It is generally recognized, on the basis of various profiles and recommendations, that the target percentage for personnel costs should be between 40-50 percent of the total public veterinary service budget, thus allowing for an adequate operational budget (Cheneau, 1985; Umali, Feder and de Haan, 1992). Furthermore, if the income of public sector veterinarians is significantly below the cost of living for comparable professionals, there will be severe strain on the integrity with which they perform their regulatory functions. It is critical to address these issues in the restructuring process.
veterinary service staff adequately compensated, a
non-competition policy with the private sector can be strictly
enforced. Persistent unauthorized delivery of commercialized,
privatized services by government employees should result in
disciplinary action, leading ultimately to dismissal. Should
commercialized services be so lucrative, there is no reason why
they should not be delivered by the private sector.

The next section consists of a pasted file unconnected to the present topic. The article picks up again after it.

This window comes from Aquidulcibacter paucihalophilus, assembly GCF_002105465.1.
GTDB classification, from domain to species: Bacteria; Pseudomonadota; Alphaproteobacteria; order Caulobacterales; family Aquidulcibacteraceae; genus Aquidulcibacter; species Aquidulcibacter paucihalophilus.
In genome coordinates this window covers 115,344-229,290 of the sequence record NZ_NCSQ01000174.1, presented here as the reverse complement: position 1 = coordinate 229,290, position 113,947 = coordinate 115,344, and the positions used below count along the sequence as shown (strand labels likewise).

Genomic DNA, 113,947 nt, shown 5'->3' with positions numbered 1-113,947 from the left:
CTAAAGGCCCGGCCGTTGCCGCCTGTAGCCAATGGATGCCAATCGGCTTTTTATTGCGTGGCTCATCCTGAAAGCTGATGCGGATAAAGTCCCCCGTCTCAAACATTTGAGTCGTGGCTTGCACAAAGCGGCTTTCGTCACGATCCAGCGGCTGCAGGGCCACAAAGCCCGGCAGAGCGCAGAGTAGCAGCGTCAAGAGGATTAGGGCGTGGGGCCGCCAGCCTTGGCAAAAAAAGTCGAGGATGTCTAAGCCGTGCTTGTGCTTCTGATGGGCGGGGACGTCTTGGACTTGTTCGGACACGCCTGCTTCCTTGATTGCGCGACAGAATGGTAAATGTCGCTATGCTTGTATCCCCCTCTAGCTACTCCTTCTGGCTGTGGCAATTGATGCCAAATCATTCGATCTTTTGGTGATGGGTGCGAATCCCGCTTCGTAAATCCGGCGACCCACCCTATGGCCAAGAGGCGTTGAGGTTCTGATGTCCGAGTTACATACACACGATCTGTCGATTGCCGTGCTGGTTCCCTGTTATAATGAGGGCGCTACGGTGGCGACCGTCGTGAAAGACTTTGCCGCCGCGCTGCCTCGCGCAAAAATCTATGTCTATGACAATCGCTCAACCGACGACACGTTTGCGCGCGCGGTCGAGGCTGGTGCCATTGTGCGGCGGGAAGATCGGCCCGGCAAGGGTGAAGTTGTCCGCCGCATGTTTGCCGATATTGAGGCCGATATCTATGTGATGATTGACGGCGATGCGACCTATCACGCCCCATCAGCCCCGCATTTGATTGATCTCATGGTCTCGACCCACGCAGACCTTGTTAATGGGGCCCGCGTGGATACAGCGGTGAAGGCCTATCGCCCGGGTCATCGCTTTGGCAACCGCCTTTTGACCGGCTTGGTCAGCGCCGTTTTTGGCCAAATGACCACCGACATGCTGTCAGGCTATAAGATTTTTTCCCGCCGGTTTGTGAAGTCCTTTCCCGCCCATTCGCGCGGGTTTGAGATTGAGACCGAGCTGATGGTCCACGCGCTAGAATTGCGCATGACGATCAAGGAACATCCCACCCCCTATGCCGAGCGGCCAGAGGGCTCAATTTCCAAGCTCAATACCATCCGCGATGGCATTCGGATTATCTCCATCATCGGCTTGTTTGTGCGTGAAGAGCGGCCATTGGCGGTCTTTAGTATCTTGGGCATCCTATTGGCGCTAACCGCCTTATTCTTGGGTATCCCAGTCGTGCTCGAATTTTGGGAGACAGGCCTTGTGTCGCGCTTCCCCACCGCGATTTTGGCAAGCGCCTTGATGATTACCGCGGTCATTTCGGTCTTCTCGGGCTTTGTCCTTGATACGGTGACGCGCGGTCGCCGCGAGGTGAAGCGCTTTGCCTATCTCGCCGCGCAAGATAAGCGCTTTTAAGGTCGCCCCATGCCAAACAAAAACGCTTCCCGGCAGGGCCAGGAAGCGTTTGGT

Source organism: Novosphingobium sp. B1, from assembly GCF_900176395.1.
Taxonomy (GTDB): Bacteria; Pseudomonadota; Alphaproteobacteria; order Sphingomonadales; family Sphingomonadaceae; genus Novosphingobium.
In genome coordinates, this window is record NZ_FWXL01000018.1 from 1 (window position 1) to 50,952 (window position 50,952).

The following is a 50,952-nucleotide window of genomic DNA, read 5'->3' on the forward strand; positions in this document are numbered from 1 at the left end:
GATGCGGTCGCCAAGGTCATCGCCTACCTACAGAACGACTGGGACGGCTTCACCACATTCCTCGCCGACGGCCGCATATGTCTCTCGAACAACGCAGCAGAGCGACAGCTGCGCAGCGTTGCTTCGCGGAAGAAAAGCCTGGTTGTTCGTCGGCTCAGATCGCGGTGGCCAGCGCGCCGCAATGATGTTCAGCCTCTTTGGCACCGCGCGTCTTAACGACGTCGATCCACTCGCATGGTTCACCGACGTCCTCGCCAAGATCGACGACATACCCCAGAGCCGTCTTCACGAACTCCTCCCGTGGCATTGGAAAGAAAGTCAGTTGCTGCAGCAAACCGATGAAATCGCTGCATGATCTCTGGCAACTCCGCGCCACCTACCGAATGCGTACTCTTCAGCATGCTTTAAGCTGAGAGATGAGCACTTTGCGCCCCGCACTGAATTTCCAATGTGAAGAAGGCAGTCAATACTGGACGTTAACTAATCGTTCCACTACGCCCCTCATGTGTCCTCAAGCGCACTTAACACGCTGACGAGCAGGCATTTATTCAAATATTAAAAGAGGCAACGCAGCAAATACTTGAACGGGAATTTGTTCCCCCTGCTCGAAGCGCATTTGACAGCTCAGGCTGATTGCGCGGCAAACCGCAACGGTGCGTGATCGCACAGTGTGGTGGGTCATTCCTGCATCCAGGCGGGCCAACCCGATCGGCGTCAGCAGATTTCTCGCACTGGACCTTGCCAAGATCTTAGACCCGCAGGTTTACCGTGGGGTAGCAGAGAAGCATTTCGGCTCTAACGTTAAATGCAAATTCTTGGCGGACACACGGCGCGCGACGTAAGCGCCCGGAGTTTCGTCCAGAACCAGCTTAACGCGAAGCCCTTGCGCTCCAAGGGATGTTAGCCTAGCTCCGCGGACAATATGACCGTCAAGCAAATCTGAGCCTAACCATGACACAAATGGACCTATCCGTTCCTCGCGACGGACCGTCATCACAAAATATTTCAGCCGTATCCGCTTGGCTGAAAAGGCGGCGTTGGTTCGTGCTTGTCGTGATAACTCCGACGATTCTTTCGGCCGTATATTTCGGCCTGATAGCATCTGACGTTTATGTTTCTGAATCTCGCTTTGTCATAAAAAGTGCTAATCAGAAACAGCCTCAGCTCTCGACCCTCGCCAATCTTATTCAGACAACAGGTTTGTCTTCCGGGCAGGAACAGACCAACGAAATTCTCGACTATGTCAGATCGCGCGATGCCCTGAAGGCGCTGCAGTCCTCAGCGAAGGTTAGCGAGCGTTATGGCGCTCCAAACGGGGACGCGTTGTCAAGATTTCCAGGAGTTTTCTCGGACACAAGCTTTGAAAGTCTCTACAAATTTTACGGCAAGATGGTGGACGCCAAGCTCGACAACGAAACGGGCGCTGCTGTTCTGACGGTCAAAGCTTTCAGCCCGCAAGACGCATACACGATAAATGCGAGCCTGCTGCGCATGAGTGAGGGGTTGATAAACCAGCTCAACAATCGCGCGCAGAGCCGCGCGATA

This is a highly contentious issue requiring consensus within the veterinary profession and with stakeholders. An agreed plan is needed that focuses on a practical method to employ these persons in a productive manner and at the same time protect the public from substandard service.
Livestock owners have a major role in animal health which is not always fully appreciated. They are relied upon to report diseases to local veterinary personnel, public and private. In many countries livestock owners treat and vaccinate their own animals legally with nonprescription drugs and vaccines. The reason for this is that owners have the legal right to do as they wish with their own property, within limits imposed by local legislation and cost efficiency. For treatment and vaccination by lay-persons to be tolerated, risks to the public need to be minimized and animal welfare maximized. This can only be accomplished through education and compliance monitoring.
The vital and economically viable services that AHAB, AHTs and auxiliary personnel perform in marginal areas, particularly in low-input low-output livestock systems, and/or with low value livestock species need to be recognized. Community-based primary animal health care workers have an important niche in the delivery of services in developing countries.